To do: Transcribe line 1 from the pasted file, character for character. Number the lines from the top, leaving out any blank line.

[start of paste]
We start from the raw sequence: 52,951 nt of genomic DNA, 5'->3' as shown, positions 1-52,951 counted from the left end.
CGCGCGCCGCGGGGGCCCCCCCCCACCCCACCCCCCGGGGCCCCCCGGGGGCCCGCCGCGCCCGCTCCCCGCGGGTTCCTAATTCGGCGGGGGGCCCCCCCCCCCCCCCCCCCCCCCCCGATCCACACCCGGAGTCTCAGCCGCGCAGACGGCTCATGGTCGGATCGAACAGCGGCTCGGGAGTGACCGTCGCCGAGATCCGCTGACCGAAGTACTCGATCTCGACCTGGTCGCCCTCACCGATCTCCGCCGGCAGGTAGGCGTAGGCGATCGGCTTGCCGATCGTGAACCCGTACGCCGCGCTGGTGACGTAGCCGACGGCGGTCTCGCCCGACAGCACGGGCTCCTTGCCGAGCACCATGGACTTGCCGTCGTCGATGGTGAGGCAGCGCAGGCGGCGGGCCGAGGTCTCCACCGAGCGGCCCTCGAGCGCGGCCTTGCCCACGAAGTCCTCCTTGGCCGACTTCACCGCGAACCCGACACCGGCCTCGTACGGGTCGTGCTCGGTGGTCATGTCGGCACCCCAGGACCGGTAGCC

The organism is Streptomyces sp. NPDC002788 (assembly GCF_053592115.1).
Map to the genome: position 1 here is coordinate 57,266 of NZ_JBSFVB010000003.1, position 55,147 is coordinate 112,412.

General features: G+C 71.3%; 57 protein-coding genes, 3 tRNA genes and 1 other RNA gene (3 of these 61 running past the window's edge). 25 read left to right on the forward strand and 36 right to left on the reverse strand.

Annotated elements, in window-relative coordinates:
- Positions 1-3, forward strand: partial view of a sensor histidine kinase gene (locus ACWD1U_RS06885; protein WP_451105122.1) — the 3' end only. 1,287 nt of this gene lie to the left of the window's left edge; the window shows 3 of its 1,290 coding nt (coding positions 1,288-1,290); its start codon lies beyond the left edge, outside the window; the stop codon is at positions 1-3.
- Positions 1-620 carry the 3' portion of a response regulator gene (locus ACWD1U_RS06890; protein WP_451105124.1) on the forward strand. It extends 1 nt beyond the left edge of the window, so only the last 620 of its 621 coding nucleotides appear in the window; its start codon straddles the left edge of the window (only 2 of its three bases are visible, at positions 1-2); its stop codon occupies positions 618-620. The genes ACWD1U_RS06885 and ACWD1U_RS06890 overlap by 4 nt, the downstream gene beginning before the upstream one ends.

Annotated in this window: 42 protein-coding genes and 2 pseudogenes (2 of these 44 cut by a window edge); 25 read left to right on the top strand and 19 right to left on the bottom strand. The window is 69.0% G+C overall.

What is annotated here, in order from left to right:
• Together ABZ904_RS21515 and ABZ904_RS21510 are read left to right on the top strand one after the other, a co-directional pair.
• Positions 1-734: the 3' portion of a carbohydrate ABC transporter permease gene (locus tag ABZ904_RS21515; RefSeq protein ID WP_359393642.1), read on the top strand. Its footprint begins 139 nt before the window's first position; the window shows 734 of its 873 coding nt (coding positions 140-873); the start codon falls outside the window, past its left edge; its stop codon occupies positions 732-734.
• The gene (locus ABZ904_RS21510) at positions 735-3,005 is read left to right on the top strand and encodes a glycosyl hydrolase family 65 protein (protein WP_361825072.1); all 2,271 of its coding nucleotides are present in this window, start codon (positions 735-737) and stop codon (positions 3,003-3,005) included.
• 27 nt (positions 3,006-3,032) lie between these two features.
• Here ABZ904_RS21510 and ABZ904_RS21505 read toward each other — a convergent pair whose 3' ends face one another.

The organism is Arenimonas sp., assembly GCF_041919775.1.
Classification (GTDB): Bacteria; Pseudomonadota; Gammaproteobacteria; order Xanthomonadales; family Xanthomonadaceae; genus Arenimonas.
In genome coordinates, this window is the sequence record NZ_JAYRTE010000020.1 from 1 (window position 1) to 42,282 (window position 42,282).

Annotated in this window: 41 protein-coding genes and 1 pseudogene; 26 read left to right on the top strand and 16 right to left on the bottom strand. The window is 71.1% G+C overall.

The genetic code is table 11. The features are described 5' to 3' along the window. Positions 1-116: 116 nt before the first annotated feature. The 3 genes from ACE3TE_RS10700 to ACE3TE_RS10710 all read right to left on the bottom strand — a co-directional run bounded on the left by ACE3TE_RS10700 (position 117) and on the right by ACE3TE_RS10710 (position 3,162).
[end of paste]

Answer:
We start from the raw sequence: 52,951 nt of genomic DNA, 5'->3' as shown, positions 1-52,951 counted from the left end.